New York and New Jersey are becoming industry leaders among states that are embracing social equity. New York sees its program as the gold standard for social equity; on paper, so far, this looks promising. The proof, however, is in the implementation. As more states cannabis markets come online and take advantage of the market potential of legalizing cannabis for adult use, each state is working towards a better understanding of how to address the social equity dilemma that has plagued the cannabis industry. New York and New Jersey are both creating unique opportunities for social equity business owners and opportunities to reinvest in their communities that have been most affected by the War on Drugs. So let’s dive into their social equity programs.
Social Equity Programs: Why Are They Necessary?
The cannabis industry has a diversity problem. This problem traces its roots to early legalization initiative attempts to assuage fears about the risks involved in legalizing cannabis. Many of the ownership requirements to pursue a merit-based cannabis license in these early adoption states severely limited opportunities for participation in the industry from the very communities most acutely impacted by the War on Drugs. A few years ago, social equity programs in cannabis in states like Illinois began in earnest once it became clear that maturing markets lacked diversity and primarily attracted ownership that already had capital readily available to risk in the emerging industry.
Critics have argued that early attempts at social equity did not go far enough and could be abused by having token diversity ownership or hires. These criticisms have led states like New Jersey and New York to address the social equity problem within the cannabis industry and within the states themselves. The states of New York and New Jersey hope their programs address the following:
- The barriers to entry that exist, such as:
- Drug-related convictions,
- Lack of availability of financing,
- The cost prohibitiveness of cannabis business banking,
- Lack of business resources to navigate the licensing process,
- The damage that has been done to communities because of unequal enforcement of cannabis drug laws, and
- Access to the process of expungement of criminal records that have recently prevented many from joining the state-legal cannabis industry.
How New York and New Jersey Compare:
New York and New Jersey have both implemented automatic expungement. Unlike previous states that required persons with a drug-related criminal record to apply to have their records expunged, both of these states have chosen to make this automatic. This eliminates both a financial and procedural hurdle that has made similar expungement programs challenging to navigate.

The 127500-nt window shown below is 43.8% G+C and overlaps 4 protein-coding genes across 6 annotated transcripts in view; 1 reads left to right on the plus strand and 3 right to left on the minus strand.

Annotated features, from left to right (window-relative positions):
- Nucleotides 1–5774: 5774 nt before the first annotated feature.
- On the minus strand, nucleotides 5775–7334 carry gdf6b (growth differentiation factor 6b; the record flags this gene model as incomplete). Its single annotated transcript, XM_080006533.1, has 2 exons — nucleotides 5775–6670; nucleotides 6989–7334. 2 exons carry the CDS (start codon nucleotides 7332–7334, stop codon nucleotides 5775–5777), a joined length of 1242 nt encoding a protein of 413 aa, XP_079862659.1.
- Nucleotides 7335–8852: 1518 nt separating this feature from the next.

Both New York and New Jersey will direct a percentage of adult-use cannabis tax revenue toward community programs. New Jersey has opted to have 70% of tax revenues from retail sales to be used for grants, loans, reimbursement of expenses, and other financial assistance in municipalities defined as impact zones. New York, however, is proposing to set aside approximately $100 million for social equity purposes over four years, roughly 28.5% of anticipated revenue generated.
New York and New Jersey have set goals for the number of licenses issued to qualifying social and economic equity applicants. New York’s goal is to award 50% of adult-use cannabis licenses to social and economic equity applicants ensuring the inclusion of women-owned businesses, individuals from communities disproportionately impacted by the enforcement of cannabis prohibition, minority-owned businesses, combination minority and women-owned businesses, distressed farmers, and service-disabled veterans. New Jersey has established the microbusiness license as an opportunity for small businesses with fewer than ten employees, and 51% of the owners, directors, officers or employees reside in the town or neighboring town where the business will operate. In addition, 30% of recreational licenses are to be women-owned businesses awarded to minority-owned businesses and disabled veteran-owned businesses.
Where New York and New Jersey Differ
New Jersey will be quicker to implement regulations and start awarding business licenses, while New York has not fully defined their regulations at this time and will not have a merit-based cannabis license period at the moment. New Jersey also has a conditional permit application that will allow for businesses to begin building and preparing for conversion to a full cannabis business license within 120 days. The licensing fees in New Jersey are also significantly lower than other states, and New York has established an office specifically for ensuring social and economic equity goals are met in the state.
New York’s anticipated rollout affords potential businesses with an opportunity to pull all of their application resources together refine them to submit a successful application. New Jersey presents a more immediate opportunity where the licensing fees are significantly lower for applications and for the business license. New Jersey’s rules and regulations were released at the end of August 2021. Those looking to take advantage of the opportunities presented in either of these two states are highly encouraged to seek consultants the services of experienced and accounting firms who know how to navigate the application, start-up, and ultimately opening and running phases of successful cannabis businesses.
We Can Help.
If you own a cannabis business or are thinking about starting a cannabis business, we’d like to help. As a partnership of highly skilled and seasoned cannabis industry consultants and advisors, Bridge West Consulting is ready to guide you through this exciting and challenging landscape. Feel free to reach out to us anytime to schedule a consultation.